Sarah wished that she could raise an eyebrow.  She would have loved to effortlessly question the idea that he had any sense of shame.

“I seem to be suffering from a case of extremely bad luck,” he muttered regretfully.

“Bad luck?  That’s what brought you back?”  She had no idea why she felt so insulted.  After all, what had she expected?  An apology?  A monkey's paw?  Gilded shackles?

“Do not trivialize it.”  His voice cracked like a whip.  “It’s not broken mirrors and black cats I’m talking about.”

“You opened an umbrella indoors then?” she asked, feeling bold.

“I am watching my people die!” he raged, making her jump.  “This is not a child’s game, Sarah.  This is the Labyrinth collapsing – the Underground caving in.”

Sarah’s heart twisted and her stomach clenched.  Instantly, she thought of Sir Didymus, Ludo, Hoggle.  Her hands began to shake.  She wanted to ask about them, but she didn’t trust his words.  Not even ones this grave.  “What do you mean?”

“Everything is falling.  My walls decay and crumble.  Diseases sweep through my realm – plagues.  And now we’re caught up in this… damn war over nothing and losing.  Badly.”

Sarah almost felt sorry for him.  Listening to him, she almost believed that he cared for his people, that the losses hurt.  But in her heart, in the shadows that she didn’t let anyone see, she knew him.  “They want your head.”

He glared; she could feel his look bright and searing her flesh.  And he called her eyes cruel.  “I believe at the moment they want to defenestrate me, not kill me.  I would make a handsome trophy.  But who knows?  Goblins are fickle.”

Sarah was struck by the image of him being pushed out of a window, flailing inelegantly as gravity took over.  It was almost funny, and then his body hit the ground.

“Isn’t there something you can do?” she asked, realizing belatedly that it was an outrageously stupid question.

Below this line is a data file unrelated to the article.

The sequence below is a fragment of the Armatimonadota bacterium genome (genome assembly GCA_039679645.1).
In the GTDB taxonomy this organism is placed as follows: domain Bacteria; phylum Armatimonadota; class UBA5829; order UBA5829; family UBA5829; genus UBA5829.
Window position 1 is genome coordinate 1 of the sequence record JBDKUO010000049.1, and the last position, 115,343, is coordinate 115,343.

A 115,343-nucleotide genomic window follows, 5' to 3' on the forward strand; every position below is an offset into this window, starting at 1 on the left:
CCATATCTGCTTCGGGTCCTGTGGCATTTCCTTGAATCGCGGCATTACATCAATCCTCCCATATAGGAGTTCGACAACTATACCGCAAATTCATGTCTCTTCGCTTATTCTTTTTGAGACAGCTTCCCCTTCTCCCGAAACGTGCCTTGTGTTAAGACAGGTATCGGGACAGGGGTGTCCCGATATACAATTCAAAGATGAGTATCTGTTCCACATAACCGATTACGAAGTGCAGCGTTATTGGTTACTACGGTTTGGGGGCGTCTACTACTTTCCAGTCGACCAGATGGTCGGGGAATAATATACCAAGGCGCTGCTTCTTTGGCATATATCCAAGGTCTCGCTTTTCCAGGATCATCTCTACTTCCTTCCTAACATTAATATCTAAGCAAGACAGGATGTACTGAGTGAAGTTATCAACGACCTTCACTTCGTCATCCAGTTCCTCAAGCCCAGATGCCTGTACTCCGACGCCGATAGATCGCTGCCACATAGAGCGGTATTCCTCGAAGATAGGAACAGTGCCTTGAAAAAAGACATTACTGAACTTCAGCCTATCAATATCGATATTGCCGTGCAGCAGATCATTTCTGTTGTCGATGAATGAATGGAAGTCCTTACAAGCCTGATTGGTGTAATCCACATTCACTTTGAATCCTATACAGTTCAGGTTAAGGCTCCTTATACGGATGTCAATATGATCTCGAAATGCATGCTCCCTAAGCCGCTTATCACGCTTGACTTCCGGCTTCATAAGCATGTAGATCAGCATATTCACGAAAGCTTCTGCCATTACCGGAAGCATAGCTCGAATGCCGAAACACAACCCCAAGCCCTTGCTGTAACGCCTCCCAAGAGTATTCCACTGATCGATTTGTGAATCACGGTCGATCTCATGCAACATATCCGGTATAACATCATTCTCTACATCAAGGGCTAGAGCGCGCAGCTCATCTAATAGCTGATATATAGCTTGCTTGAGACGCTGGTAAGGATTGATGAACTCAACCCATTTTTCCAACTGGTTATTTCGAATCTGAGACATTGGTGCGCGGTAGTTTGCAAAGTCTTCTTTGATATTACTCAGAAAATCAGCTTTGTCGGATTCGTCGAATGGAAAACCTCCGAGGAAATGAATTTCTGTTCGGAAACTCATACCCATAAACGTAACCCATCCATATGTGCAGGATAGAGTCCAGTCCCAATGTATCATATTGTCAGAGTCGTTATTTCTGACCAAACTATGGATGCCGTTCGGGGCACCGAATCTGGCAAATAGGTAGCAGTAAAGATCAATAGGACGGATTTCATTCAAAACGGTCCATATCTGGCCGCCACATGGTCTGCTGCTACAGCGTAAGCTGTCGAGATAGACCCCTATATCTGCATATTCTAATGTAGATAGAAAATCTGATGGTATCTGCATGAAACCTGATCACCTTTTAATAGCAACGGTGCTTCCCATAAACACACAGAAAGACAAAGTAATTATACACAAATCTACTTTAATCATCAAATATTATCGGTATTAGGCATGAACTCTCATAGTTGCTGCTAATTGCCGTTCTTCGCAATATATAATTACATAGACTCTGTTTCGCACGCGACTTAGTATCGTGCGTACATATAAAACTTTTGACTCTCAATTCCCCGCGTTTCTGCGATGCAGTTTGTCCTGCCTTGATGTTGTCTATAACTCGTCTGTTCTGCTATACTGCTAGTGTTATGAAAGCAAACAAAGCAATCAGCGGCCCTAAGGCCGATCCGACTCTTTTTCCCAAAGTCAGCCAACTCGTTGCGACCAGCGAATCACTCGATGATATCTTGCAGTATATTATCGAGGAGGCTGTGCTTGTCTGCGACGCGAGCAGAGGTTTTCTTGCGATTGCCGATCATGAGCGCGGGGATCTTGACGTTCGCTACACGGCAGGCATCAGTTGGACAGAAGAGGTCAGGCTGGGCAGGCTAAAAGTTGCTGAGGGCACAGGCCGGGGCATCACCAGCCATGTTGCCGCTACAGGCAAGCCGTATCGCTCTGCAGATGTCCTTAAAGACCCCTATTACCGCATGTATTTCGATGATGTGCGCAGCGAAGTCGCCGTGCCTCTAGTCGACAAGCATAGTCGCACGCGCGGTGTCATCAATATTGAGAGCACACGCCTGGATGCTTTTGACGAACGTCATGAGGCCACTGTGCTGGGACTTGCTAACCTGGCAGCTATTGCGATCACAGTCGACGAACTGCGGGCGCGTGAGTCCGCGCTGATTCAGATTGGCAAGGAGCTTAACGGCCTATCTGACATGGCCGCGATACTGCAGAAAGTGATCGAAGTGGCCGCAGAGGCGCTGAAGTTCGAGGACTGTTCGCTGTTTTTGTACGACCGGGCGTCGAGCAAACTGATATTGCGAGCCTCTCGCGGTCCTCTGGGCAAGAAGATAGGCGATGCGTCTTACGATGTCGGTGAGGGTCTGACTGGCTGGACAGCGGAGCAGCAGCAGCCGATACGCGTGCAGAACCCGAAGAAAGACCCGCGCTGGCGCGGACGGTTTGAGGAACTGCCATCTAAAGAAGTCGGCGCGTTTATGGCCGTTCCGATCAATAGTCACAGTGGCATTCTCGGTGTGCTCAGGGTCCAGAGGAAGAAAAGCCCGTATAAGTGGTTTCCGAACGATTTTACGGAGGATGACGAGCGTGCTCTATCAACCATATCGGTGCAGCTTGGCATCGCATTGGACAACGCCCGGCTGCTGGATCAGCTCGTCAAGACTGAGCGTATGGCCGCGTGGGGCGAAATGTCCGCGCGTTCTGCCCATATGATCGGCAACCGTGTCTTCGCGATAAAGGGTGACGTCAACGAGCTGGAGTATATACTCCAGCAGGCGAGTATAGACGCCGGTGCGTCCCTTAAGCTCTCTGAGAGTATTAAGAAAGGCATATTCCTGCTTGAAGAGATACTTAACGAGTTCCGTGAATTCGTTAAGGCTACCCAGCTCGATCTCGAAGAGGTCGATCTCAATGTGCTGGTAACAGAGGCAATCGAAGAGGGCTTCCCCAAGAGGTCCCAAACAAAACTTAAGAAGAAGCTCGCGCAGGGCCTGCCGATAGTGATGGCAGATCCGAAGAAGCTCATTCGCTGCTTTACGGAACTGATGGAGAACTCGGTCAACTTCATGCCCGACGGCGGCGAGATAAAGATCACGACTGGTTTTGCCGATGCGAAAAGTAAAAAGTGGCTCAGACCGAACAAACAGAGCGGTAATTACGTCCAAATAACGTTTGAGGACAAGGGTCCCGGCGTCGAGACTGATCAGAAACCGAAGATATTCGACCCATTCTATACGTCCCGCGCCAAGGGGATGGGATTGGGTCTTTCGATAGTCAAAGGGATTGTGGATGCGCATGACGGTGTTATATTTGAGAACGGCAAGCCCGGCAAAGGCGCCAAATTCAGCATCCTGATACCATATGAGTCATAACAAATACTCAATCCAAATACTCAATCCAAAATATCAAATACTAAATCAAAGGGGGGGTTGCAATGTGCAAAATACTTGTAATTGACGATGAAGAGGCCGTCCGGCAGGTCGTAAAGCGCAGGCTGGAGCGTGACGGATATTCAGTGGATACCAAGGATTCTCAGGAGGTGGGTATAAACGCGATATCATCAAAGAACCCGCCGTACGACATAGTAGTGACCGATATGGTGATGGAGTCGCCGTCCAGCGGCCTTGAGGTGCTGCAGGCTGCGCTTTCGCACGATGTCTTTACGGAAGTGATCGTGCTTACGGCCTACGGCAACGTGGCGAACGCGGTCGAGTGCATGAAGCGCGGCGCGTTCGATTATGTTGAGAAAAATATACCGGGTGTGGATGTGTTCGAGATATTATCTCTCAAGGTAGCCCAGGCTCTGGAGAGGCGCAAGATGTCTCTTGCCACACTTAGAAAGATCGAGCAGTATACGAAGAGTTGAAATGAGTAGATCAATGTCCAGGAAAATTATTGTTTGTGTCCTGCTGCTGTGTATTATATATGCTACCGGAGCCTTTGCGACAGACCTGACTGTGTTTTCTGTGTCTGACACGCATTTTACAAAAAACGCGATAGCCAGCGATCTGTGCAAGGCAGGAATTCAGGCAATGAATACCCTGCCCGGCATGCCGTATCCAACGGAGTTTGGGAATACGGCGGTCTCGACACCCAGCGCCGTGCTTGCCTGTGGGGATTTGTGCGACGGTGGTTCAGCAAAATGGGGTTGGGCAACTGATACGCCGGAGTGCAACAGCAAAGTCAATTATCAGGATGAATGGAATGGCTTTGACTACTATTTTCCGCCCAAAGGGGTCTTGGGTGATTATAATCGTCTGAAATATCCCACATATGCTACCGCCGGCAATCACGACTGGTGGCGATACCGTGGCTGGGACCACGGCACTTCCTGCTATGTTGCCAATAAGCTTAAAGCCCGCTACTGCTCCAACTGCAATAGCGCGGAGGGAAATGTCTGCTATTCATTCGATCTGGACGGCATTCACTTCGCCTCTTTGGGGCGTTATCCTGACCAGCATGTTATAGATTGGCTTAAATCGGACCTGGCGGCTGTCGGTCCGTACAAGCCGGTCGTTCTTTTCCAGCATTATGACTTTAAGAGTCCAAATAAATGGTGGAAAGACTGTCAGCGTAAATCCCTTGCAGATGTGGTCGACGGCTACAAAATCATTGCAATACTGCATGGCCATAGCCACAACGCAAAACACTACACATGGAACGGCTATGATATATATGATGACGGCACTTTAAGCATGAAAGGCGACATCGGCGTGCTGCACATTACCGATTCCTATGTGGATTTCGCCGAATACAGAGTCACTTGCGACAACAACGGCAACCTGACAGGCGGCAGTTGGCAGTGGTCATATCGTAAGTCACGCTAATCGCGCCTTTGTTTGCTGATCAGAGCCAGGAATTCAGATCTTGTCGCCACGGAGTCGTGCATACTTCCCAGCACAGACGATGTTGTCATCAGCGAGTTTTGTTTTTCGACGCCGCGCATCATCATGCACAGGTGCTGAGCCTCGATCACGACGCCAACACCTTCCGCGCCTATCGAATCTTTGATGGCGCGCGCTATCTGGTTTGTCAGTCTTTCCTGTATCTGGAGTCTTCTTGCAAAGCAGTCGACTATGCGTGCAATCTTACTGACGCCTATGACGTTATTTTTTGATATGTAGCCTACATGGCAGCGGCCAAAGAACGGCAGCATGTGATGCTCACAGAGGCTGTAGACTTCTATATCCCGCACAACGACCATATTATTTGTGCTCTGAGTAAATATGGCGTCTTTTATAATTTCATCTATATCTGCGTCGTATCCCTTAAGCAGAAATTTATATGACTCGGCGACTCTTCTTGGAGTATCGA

Surprisingly, he didn’t point that out.  “At first I thought it was hopeless, and I began to arrange it so that I at least died beautifully--"

She couldn’t resist scoffing.

“But then I realized something,” he said slowly in his aristocratically disdained tone.

Just to be maddening, he didn’t go on.  “What?” she asked, hating her curiosity.

“It began thirteen years ago today.”

Sarah’s tangled heart dropped to her feet, and the rest of her nearly dropped to the floor.  She pressed her palms to the wall, leaning for support.  It was all that kept her upright as her world broke apart, just like the one hidden beneath her feet.

“But,” she faltered. “I didn’t--"

“You bested me,” he said, his resentment reaching out for her, making her bones grow cold.  “What you said proved that I was not invincible.  And the principle upon which the Labyrinth was founded, that I was all-powerful, shattered.”

His arrogance would have infuriated her had there not been more pressing matters.  Namely, that he had to be lying to her.  Surely there was nothing wrong, and even if there was she couldn’t have been the cause.  These were her friends, people she loved.  Someone else would have come to her before this.  She could just picture Hoggle's unimpressed face, could hear what he would have said: “Sarah, we’re in deep shit.”  And then…

And then what?

“You’re expecting me to fix this,” Sarah said, cursing the quake in her voice.



But really, she already knew. 

“Come back with me.”  Just like before, it was not a request.  Nor was it a command.  It was an expectation, as though he could not fathom her refusing.

“No!” she shouted, fighting to keep her eyes closed.  She would not look.  “I can't believe you!  All this time, and you still--"